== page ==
Questions for Monday
Rubin: Information Technologies
- Copyright eInfringement?
Given the restrictions placed on the flow of information by copyright laws, what is the realistic possibility for the networking of information? How can we as librarians make this possible without violating the law? How do the "rights management" or "access management" concerns of publishers affect the library that wants to "go digital"? How do we reconcile the obligations to the public and to the copyright holder?
- Digital Disenfranchisement?
Rubin writes that "the Internet is far from being conveniently accessible from everywhere" in terms of social and economic barriers. How do digital libraries accommodate those without access? According to the article, 95% of people live near a place where internet access is possible, but how many of those people have it in their homes? For those who don't, how convenient is the access? How is the digitization of libraries connected to the technological state of the community that the library serves? What should be in place in a community before the library that serves it goes fully digital? If a patron cannot afford paid access required by Rights Management to digital content at a public library, how do we ensure that they will have access equality?
- Digital Collections: Better Than Physical?
Rubin distinguishes between an actual physical library and a library collection and often appears to argue for the value of digital library collections. Do you agree with Rubin's assertion that digital library collections are far more convenient and cost effective or do you see more value in physical libraries that are both expensive to maintain and have inconvenient hours? Do you believe public libraries are underutilized due to their business hours?
- Esoteric Information Without Support?
Rubin touts the leveling quality of digitally-available information, saying that "information once available only to the professional is now directly available to all." However, is it an unambiguously good thing to give people unassisted access to esoteric information (for example, legal, financial, or medical) without a knowledgeable intermediary to help them navigate and interpret it? Can you imagine situations where we might actually do harm by setting people lose on information without guidance? On the other hand, given that the genie is out of the bottle on all of this, are there ways that LIS professionals and other professionals can make their help and guidance more easily accessible?
- Implications for Searching?
Rubin discusses different models of digital information searching. What are the advantages and disadvantages of keyword searching vs. subject searching? Rubin also writes that some people today believe that manual card catalogs have some distinct advantages over electronic ones. Do you agree with this statement? If so, what are some of these advantages?
- Affects on Public Libraries?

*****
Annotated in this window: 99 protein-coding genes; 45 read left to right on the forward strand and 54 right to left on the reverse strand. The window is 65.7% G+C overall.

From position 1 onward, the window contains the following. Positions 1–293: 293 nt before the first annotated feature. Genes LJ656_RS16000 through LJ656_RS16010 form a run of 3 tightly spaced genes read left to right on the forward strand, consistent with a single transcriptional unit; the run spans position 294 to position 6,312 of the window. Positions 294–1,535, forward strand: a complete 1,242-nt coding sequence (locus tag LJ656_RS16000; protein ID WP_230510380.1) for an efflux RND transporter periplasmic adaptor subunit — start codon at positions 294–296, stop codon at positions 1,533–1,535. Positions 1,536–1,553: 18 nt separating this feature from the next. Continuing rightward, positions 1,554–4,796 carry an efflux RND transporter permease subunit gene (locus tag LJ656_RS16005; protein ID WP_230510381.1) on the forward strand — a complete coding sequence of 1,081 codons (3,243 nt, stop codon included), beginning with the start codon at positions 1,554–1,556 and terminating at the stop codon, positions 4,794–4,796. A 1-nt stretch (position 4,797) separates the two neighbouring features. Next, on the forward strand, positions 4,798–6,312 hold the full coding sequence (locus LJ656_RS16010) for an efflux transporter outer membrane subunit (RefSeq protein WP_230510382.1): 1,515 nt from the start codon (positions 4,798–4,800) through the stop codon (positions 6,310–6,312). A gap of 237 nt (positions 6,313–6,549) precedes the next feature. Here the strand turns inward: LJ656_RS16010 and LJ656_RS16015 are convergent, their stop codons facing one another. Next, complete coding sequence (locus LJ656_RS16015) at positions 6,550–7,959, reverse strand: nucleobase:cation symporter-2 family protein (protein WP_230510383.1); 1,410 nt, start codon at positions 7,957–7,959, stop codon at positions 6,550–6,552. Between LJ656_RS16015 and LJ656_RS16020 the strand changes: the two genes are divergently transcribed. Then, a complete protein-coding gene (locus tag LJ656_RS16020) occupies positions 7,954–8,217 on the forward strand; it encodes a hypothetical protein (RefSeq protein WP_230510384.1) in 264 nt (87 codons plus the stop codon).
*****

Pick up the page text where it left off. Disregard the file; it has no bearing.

Arms makes little mention of public libraries in the chapter "Libraries, Technology and People." Instead he focuses more on academic and professional users. How do you think digital libraries will play into the role of the public library? Will they one day replace public libraries completely, as was suggested might happen to some profession-based libraries? What issues of Class does this raise?
- Digital vs. Traditional Librarianship?
Digital libraries have certainly grown out of the Library community, but often the core technological advances have been driven by the Computer Science community at least as much, if not more. Are there unique Librarianship concerns that are not addressed by thinking in terms of information science? How do we address these in an era of digitization? Arms defines "digital library" as a "managed collection of information". How does the concept of "managing" electronic resources differ from the traditional role librarians have played in the past?
- Implications of Military Funding?
In his chapter "Innovation and Research", Arms mentions DARPA as the biggest sponsor of computer science research and therefore in digital library research and he writes that, "ultimately its mission is to support the military." What implications does this have for digital libraries? How might it affect digital libraries in the lives of everyday users, if at all?
- Does the Shift to Digital Change Textual Material? Change Us?
Arms writes that "people do not change because a new technology is invented". Do you agree or disagree and why? What about Arms' statement that "words that are spoken have a different impact from words that are written, and online textual materials are subtly different from either the spoken or the printed word"?
- How Openly Available Is It?
Arms states that most of the "information on the networks has been made openly available, with no restrictions on access". Do you think Prof. Eschenfelder would agree with this assessment? How does an economic/consumer model of the Internet affect access?